1. GENERAL QUESTIONS ABOUT THE MAJOR
I am a freshman or sophomore interested in exploring the comparative literature major. What courses should I take?
Good places to start exploring the major are Comparative Literature/ Humanistic Studies 205-206
or Humanistic Studies 216-219
. These are, respectively, Classical Roots of Western Literature; Masterworks of European Literature; and Interdisciplinary Approaches to Western Culture: Literature and the Arts. Another good introductory course for the major is COM 225
, Odysseys: Exile and Migration in the Global Literary Imagination.
I am in my first three terms at Princeton but I already know that I want to major in Comparative Literature. May I declare early?
Do sophomores need two languages other than English to enter the department or start the major?
No. To enter the department, you must be sufficiently knowledgeable in one
language other than English to take an upper-level course in its literature in your junior year. For specific guidelines, please see the prerequisites
What do you mean by primary and secondary language?
Majors are expected to study two languages other than English. Your strongest non-English language (usually the one you entered the department with) is your primary language. Your next strongest language (the one you must be able to read in by the time you graduate) is your secondary language. You may use your second language in your independent work, but you are not required to do so. Please also see planning your major
What competency does the department expect majors to have in their secondary language?
We expect majors to be able to read in the language by the time they graduate. Students may establish their competence a number of ways. Language study may take place before or during the years as departmental majors. Some students demonstrate their competence in that language by taking an upper-level course (300+) in that language. Other students gain this competence by taking three terms of language study at Princeton, or two terms and an intensive language course in the summer, or (especially if the language is no longer spoken or one you studied in high school but not college) an intensive language course in the summer. Many majors (including early concentrators) apply for and receive funding from the department to study a language over the summer (either in the United States or abroad). You can also demonstrate your competence by having passed in high school the AP test in a language that is not your primary language for the major. Some take the foreign language test (placement exam) administered by the relevant department. (This exam is administered over the summer, so if you plan to take it, make sure you do so no later than the summer prior to your senior year.) You do not need to take the exam if you have satisfied the requirement one of the other ways listed above.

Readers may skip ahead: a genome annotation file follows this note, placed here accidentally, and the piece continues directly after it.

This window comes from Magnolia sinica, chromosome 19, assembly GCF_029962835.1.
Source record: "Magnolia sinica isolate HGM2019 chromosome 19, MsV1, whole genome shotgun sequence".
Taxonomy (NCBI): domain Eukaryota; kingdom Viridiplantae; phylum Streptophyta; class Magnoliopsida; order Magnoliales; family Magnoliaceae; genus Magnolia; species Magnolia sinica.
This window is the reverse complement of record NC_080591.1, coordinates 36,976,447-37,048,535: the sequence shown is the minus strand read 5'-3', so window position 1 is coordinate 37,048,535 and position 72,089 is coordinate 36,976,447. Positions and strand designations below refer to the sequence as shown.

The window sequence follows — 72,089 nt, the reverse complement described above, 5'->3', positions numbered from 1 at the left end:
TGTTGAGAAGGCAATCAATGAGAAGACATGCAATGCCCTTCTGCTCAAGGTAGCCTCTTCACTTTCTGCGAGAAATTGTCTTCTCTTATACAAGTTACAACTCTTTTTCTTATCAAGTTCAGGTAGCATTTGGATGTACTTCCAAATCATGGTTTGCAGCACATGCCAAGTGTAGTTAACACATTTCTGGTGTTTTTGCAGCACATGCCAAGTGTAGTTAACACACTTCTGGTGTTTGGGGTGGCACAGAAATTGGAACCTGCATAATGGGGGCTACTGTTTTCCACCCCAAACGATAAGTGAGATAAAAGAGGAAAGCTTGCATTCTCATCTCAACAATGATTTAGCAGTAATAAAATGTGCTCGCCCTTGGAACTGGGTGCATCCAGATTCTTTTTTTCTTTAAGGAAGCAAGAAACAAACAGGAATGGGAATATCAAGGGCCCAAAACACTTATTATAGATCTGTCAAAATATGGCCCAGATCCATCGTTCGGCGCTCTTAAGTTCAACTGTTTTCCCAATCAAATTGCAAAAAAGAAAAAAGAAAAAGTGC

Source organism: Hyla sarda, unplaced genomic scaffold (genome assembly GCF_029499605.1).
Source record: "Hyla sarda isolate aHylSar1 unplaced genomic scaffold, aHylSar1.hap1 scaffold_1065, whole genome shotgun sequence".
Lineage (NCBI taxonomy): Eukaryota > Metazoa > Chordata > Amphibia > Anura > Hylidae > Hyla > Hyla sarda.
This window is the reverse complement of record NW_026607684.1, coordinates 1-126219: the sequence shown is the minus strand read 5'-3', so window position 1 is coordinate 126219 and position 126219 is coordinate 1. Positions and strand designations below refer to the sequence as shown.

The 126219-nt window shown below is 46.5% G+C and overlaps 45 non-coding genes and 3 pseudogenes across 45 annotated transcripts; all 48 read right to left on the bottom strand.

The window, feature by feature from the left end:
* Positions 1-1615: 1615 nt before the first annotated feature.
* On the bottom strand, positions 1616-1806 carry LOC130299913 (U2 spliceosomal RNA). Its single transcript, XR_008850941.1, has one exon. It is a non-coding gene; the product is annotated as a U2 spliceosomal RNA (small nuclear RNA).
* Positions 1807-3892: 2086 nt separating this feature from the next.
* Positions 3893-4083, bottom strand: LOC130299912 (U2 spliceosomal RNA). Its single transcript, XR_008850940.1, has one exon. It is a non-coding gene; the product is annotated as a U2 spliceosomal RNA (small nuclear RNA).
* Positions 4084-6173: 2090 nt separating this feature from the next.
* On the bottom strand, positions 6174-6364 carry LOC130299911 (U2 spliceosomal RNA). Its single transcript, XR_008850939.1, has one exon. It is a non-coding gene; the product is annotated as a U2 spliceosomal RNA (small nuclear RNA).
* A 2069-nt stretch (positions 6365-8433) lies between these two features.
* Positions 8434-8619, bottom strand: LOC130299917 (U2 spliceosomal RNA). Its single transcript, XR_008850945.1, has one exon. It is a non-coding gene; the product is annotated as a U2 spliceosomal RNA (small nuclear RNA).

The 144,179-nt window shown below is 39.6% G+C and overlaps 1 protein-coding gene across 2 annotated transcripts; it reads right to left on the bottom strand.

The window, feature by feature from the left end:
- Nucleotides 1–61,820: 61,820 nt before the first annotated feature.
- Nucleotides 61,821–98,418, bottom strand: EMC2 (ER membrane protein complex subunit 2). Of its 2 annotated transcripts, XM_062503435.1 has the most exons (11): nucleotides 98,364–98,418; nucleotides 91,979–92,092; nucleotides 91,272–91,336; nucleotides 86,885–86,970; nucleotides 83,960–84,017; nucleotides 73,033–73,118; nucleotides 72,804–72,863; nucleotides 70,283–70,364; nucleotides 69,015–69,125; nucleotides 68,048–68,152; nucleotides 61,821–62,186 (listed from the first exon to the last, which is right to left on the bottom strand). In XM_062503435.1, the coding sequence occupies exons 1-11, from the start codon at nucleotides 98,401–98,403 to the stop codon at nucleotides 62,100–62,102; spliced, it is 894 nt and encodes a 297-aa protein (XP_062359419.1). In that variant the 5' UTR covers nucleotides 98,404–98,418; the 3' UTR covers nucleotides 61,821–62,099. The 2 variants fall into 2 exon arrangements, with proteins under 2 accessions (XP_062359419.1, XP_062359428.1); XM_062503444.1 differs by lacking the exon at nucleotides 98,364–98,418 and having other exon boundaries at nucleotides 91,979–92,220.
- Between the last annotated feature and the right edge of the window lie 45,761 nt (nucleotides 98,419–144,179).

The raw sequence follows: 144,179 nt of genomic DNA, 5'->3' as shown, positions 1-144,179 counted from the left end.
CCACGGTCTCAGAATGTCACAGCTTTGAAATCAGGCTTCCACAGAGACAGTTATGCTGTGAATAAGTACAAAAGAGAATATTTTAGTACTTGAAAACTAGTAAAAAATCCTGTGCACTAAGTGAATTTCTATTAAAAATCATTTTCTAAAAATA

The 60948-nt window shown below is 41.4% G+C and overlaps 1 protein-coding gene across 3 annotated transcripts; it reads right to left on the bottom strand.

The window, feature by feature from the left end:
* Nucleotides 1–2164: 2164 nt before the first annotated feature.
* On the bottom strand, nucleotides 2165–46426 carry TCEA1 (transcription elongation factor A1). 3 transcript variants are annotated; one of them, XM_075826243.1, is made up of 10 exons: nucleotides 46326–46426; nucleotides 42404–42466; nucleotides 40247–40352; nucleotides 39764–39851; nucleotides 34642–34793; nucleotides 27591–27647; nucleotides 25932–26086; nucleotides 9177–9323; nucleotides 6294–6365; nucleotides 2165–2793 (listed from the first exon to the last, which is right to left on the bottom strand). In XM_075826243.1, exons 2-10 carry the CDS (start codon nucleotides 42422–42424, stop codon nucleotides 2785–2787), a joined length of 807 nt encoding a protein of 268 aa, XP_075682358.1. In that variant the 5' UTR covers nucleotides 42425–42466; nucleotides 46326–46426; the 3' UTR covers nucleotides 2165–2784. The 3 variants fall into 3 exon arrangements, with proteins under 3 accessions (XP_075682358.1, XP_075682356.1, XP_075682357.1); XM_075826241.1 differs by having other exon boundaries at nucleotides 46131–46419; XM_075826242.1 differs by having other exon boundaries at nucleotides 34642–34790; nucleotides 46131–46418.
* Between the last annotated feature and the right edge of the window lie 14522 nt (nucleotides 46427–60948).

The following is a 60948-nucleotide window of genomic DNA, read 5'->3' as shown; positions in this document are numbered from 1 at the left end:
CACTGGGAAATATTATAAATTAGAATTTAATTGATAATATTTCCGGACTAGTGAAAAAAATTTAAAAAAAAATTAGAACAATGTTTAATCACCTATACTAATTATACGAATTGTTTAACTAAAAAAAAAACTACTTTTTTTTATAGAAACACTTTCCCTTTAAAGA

What competency in foreign languages does the university expect students to have?
Many undergraduates satisfy the university's foreign language requirement
by demonstrating proficiency when they enter the University through high scores on AP or SAT Subject tests or on placement tests administered by academic departments at Princeton. When an undergraduate begins a language at Princeton, study is required through successful completion of courses numbered 107 (or 108); that is, three or four terms of study will usually be necessary. At the end of any term beyond the first, a student may take and pass a departmentally administered test and may thereby fulfill the language requirement.
Does the department require that, after entering the department, majors begin working towards completion of one of the university's language sequences (e.g., learning French up to the 107 level)?
The department does not require the completion of an additional language sequence. However, please see the specific guidelines about the secondary language in planning your major
May I still major in comparative literature even if the comparative literature faculty members do not read the language I want to study?
Yes. For your senior thesis, you will need a Princeton faculty member who is knowledgeable to serve as an advisor, but he or she need not be in Comparative literature. to learn more about comparative literature faculty, please see their research interests.